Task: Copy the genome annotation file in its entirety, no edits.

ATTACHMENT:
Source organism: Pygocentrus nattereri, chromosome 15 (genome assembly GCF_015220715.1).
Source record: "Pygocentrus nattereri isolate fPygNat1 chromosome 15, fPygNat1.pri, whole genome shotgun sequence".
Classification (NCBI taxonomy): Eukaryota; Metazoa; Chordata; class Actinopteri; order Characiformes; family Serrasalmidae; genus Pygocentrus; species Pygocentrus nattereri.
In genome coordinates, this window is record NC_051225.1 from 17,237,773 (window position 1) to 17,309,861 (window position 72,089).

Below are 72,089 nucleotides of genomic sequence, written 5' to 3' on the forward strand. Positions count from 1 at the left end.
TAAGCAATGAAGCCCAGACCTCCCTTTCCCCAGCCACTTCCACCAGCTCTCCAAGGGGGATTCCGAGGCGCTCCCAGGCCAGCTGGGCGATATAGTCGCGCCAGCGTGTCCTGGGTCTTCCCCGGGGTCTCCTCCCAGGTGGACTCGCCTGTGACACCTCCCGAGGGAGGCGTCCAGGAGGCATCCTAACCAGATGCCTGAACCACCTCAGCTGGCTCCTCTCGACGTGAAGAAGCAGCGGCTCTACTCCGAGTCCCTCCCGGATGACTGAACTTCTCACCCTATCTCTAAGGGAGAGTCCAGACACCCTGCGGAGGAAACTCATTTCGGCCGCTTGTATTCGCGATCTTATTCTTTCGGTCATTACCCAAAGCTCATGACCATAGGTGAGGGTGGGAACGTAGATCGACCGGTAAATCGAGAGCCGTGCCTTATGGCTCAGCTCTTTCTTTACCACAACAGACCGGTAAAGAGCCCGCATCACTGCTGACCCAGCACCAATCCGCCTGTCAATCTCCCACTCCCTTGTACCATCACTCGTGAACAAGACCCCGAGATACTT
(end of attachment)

Source organism: Pygocentrus nattereri, chromosome 15 (genome assembly GCF_015220715.1).
Source record: "Pygocentrus nattereri isolate fPygNat1 chromosome 15, fPygNat1.pri, whole genome shotgun sequence".
Classification (NCBI taxonomy): Eukaryota; Metazoa; Chordata; class Actinopteri; order Characiformes; family Serrasalmidae; genus Pygocentrus; species Pygocentrus nattereri.
In genome coordinates, this window is record NC_051225.1 from 17,237,773 (window position 1) to 17,309,861 (window position 72,089).

Below are 72,089 nucleotides of genomic sequence, written 5' to 3' on the forward strand. Positions count from 1 at the left end.
TAAGCAATGAAGCCCAGACCTCCCTTTCCCCAGCCACTTCCACCAGCTCTCCAAGGGGGATTCCGAGGCGCTCCCAGGCCAGCTGGGCGATATAGTCGCGCCAGCGTGTCCTGGGTCTTCCCCGGGGTCTCCTCCCAGGTGGACTCGCCTGTGACACCTCCCGAGGGAGGCGTCCAGGAGGCATCCTAACCAGATGCCTGAACCACCTCAGCTGGCTCCTCTCGACGTGAAGAAGCAGCGGCTCTACTCCGAGTCCCTCCCGGATGACTGAACTTCTCACCCTATCTCTAAGGGAGAGTCCAGACACCCTGCGGAGGAAACTCATTTCGGCCGCTTGTATTCGCGATCTTATTCTTTCGGTCATTACCCAAAGCTCATGACCATAGGTGAGGGTGGGAACGTAGATCGACCGGTAAATCGAGAGCCGTGCCTTATGGCTCAGCTCTTTCTTTACCACAACAGACCGGTAAAGAGCCCGCATCACTGCTGACCCAGCACCAATCCGCCTGTCAATCTCCCACTCCCTTGTACCATCACTCGTGAACAAGACCCCGAGATACTT